EVIDENCE ROOM & ODYSSEY THEATRE
translated by Paul Schmidt
Nikolai Ivanov – Barry Del Sherman
Anna, his wife – Dorie Barton
Count Shabelsky, his uncle – Tom Fitzpatrick
Misha Borkin, manager of his estate – Christian Leffler
Dr. Lvov, attending Anna – Daniel Bess
Pasha Lebedev, a wealthy landowner – John-David Keller
Zinaida, his wife – Eileen T’Kaye
Sasha, their daughter – Brittany Slattery
Martha Babakina, a rich widow – Lauren Campedelli
Dimitry Kosykh, a bridge player – Jay Harik
Avdotya Nazarovna, a matchmaker – Danielle Kennedy
Boodkin, a guest of Lebedev – Eric Ritter
Doodkin, a guest of Lebedev – Alec Tomkiw
Verotchka, a guest of Lebedev – Beth Mack
Gavrila, Lebedev's servant – Jason Liska
Director – Bart DeLorenzo
Scenic Designer – Frederica Nascimento
Lighting Designer – Michael Gend
Costume Designer – Raquel Barreto
Sound Designer – John Zalewski
Choreographer – Ken Roht
Assistant Sound Designer – Sarah Roberts
Stage Manager – Jennifer Palumbo
Producers – Beth Hogan and Bart DeLorenzo
Graphic Design – Fred Baxter
January 25 - March 16, 2014
John-David Keller (Lebedev), and Jay Harik (Kosykh)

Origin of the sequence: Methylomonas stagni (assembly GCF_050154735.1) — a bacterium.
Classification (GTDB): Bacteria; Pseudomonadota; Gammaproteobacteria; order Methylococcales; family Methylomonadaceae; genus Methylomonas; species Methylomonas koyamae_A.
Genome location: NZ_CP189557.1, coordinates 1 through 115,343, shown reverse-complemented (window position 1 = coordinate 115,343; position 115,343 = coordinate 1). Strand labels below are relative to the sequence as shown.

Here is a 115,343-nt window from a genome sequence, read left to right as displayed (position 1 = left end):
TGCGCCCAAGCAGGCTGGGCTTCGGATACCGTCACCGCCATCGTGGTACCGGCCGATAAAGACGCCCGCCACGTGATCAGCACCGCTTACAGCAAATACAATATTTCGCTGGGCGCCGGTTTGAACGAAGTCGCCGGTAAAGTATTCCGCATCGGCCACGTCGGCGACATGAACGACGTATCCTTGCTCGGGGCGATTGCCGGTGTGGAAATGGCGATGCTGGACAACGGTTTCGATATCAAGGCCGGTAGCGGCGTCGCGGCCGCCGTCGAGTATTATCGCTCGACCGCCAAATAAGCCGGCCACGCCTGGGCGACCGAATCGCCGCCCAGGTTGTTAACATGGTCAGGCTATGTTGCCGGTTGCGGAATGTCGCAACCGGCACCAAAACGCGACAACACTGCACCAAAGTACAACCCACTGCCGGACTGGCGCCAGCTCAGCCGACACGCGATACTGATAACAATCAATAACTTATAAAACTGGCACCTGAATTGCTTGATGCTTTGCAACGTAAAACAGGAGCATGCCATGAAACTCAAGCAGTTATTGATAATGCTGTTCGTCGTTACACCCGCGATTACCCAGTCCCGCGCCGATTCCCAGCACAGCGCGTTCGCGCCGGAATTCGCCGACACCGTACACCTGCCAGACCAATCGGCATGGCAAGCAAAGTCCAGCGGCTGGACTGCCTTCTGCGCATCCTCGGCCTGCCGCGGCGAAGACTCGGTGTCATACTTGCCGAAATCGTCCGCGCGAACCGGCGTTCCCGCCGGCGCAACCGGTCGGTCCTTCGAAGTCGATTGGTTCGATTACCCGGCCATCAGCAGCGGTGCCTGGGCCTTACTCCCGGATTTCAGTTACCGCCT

Brittany Slattery (Sasha), Eric Ritter (Boodkin),
Lauren Campedelli (Martha Babakina), and Alec Tomkiw (Doodkin)
Christian Leffler (Borkin), Alec Tomkiw (Doodkin), Jay Harik (Kosykh), Eric Ritter (Boodkin), Danielle Kennedy (Avdotya), Brittany Slattery (Sasha), and Daniel Bess (Dr. Lvov)
Christian Leffler (Borkin), and Danielle Kennedy (Avdotya)
Los Angeles Times
Ivanov, the play in which Anton Chekhov was still testing the formula for his dramatic breakthrough, is usually revived in somberly autumnal shades. So the opportunity to see the play thrillingly brought to life in brazen color, courtesy of director Bart DeLorenzo, is one that no serious aficionado of modern classics should pass up.
A co-production between DeLorenzo’s the Evidence Room and the Odyssey Theatre, where the show opened last weekend, this deliciously vivid, deliriously accelerated staging respects both the gravity and gaiety of Chekhov’s 1889 play (nimbly translated by Paul Schmidt). Equally enticing, a stylistically synchronized cast, led by Barry Del Sherman in the melancholy title role, reveals just how deep Los Angeles’ acting bench is.
Few Chekhov fans would call Ivanov their favorite, but the work nonetheless holds a special place in my critical affections. A study of a “superfluous man,” a recurring personality type of 19th century Russian literature that today would be treated with a boatload of antidepressants, the drama lays bare the tolerant, though by no means uncritical, approach to character that would come to define Chekhov’s playwriting.
Ivanov is a financially troubled provincial landowner married to a Jewish woman who renounced her family to be with him, but now finds herself more or less renounced by him. The plot centers on a question: Is Ivanov as much of a scoundrel as those around him contend?